City gets $1.4M to lengthen trail
BY STEVE JONES
The City of Rome is getting $1.4 million to construct the second phase of the Mohawk River Trail, extending it further north. The state announced the funding Wednesday afternoon as part of $112.2 million in funding that has been awarded to 81 projects that support bicycle and pedestrian enhancements and improve air quality across New York.
The portion of the trail that is already completed and open runs from Bellamy Harbor Park north to the bridge where Chestnut Street becomes Mohawk Drive at the Griffiss Business and Technology Park. The second phase will continue the trail from there further north along the river’s east side near the intersection of Black River Boulevard and Wright Settlement Road.
The trail will eventually reach all the way to Delta Dam, plans show, but current funding limitations require that it be divided up into at least three phases.
The work is expected to take place next year.
Gov. Andrew M. Cuomo announced the funding, which supports projects that include multi-use bicycle and pedestrian facilities, new accessible sidewalks that adhere to regulations under the Americans with Disabilities Act, improved access to public transportation and enhanced roadway safety.
“This funding is critical to enhancing our infrastructure and paving the way for both pedestrian and bicycle travel,” Gov. Cuomo said. “By improving roadway safety and increasing access to healthy transportation alternatives, we are providing both residents and visitors a chance to experience the state’s natural beauty like never before, while supporting a cleaner, greener New York for generations to come.”
The funding, which will provide up to 80 percent of the cost of each project, is made available through the Federal Highway Administration and administered by the state Department of Transportation. Selected through a competitive solicitation process, awardees presented plans that will increase options for non-vehicular transportation, reduce vehicle emissions or traffic congestion, or both. Including additional public and private funding, these projects will leverage nearly $233 million in construction and operational enhancements that will improve air quality, promote walking and biking, expand public transportation access, and boost tourism across the state.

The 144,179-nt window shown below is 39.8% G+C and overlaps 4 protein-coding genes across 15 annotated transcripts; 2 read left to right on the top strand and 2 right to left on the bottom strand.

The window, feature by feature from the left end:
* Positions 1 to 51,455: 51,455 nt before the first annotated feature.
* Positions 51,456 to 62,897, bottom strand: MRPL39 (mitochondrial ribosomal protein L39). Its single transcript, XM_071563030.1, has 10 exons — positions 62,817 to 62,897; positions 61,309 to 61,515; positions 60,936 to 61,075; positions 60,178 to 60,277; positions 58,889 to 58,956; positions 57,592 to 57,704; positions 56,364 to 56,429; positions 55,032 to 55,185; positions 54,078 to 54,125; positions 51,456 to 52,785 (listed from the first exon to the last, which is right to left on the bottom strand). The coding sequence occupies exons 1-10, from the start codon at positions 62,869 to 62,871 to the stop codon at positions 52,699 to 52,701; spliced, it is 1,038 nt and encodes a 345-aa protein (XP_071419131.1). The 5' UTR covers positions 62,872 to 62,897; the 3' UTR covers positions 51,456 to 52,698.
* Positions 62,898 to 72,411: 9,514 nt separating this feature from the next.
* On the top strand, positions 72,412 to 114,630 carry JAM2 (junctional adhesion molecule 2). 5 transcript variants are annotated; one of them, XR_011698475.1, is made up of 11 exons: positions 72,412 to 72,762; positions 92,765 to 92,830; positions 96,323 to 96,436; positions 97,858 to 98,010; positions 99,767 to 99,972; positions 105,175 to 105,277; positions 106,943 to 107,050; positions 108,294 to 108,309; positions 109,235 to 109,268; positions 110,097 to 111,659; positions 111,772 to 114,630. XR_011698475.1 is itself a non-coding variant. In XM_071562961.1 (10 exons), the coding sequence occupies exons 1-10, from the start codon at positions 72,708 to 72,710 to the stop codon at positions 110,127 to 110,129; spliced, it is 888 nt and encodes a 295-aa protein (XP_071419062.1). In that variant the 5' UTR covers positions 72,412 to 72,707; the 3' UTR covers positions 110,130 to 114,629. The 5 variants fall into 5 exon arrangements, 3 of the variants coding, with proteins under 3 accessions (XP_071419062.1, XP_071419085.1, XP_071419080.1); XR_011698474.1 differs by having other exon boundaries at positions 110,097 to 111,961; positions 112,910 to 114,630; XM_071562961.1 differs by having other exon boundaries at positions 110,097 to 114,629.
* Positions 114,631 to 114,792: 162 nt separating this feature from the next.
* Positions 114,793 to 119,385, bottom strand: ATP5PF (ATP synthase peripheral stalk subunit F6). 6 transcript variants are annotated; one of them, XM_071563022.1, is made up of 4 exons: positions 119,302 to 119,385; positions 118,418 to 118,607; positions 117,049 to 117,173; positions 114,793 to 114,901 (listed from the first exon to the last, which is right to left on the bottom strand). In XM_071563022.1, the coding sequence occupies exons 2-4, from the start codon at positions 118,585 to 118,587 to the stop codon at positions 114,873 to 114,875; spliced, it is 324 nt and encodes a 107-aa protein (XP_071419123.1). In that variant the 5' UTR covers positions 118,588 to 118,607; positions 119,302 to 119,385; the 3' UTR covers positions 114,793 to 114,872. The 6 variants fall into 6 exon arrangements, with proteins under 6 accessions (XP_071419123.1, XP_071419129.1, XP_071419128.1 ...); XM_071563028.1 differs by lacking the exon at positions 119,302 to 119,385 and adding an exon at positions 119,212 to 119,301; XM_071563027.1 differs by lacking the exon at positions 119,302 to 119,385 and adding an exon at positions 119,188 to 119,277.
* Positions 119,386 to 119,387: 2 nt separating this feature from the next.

“This massive federal investment will help New York State make important upgrades for pedestrians and bicyclists and, in turn, encourage New Yorkers to travel more by bike or by foot. Increased biking and walking is good for our collective hearts and lungs; it also reduces congestion and helps boost the economy. These transportation improvements demonstrate the types of important local projects that can only be accomplished with direct public investment,” said U.S. Senate Minority Leader Charles E. Schumer, D-NY.
The grant requires a 20 percent match from the city. That will come from the $350,000 in bonding adopted by the Common Council on July 13, 2016. That money will cover the design. The grant will cover the construction.
Mayor Jacqueline M. Izzo said today: “It’s fantastic news. We’re going to be able to extend the trail system.” The initial plan was to obtain the funding through the Consolidated Funding Application, but it was not approved that way. But the state looked for and found a new way to grant the request.
Izzo noted that this project is the only one to get any of this money in the Mohawk Valley. “This bodes well for the state looking at our trail system. We’ve done a lot and it’s been a real winner,” she said.
The mayor said the extension will help the area along the boulevard. “You’re taking the trail system in front of commercial businesses. People may plan to stop for lunch or get a snack on that part of the trail,” she said.